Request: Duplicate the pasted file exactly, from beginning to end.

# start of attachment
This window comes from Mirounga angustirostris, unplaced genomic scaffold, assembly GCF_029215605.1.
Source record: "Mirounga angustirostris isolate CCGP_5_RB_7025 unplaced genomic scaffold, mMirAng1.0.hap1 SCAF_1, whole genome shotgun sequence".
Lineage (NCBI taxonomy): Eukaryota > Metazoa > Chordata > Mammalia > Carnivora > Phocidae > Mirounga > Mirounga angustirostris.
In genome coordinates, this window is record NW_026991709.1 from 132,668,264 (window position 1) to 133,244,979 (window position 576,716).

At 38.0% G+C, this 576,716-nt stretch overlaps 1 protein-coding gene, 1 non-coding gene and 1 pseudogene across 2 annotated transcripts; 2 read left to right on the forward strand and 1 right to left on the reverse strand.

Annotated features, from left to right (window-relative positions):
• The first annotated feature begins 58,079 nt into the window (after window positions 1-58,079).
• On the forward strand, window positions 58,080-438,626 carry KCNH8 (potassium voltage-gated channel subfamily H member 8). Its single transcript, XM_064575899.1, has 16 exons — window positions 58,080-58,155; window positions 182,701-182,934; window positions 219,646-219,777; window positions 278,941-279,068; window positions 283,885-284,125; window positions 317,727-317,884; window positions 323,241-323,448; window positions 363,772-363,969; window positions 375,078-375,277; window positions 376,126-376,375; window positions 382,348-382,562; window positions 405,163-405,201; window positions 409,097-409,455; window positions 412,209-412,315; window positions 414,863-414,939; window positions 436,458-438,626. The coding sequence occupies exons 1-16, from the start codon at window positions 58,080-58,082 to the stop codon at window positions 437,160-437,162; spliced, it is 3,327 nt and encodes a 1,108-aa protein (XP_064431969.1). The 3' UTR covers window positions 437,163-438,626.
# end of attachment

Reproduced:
This window comes from Mirounga angustirostris, unplaced genomic scaffold, assembly GCF_029215605.1.
Source record: "Mirounga angustirostris isolate CCGP_5_RB_7025 unplaced genomic scaffold, mMirAng1.0.hap1 SCAF_1, whole genome shotgun sequence".
Lineage (NCBI taxonomy): Eukaryota > Metazoa > Chordata > Mammalia > Carnivora > Phocidae > Mirounga > Mirounga angustirostris.
In genome coordinates, this window is record NW_026991709.1 from 132,668,264 (window position 1) to 133,244,979 (window position 576,716).

At 38.0% G+C, this 576,716-nt stretch overlaps 1 protein-coding gene, 1 non-coding gene and 1 pseudogene across 2 annotated transcripts; 2 read left to right on the forward strand and 1 right to left on the reverse strand.

Annotated features, from left to right (window-relative positions):
• The first annotated feature begins 58,079 nt into the window (after window positions 1-58,079).
• On the forward strand, window positions 58,080-438,626 carry KCNH8 (potassium voltage-gated channel subfamily H member 8). Its single transcript, XM_064575899.1, has 16 exons — window positions 58,080-58,155; window positions 182,701-182,934; window positions 219,646-219,777; window positions 278,941-279,068; window positions 283,885-284,125; window positions 317,727-317,884; window positions 323,241-323,448; window positions 363,772-363,969; window positions 375,078-375,277; window positions 376,126-376,375; window positions 382,348-382,562; window positions 405,163-405,201; window positions 409,097-409,455; window positions 412,209-412,315; window positions 414,863-414,939; window positions 436,458-438,626. The coding sequence occupies exons 1-16, from the start codon at window positions 58,080-58,082 to the stop codon at window positions 437,160-437,162; spliced, it is 3,327 nt and encodes a 1,108-aa protein (XP_064431969.1). The 3' UTR covers window positions 437,163-438,626.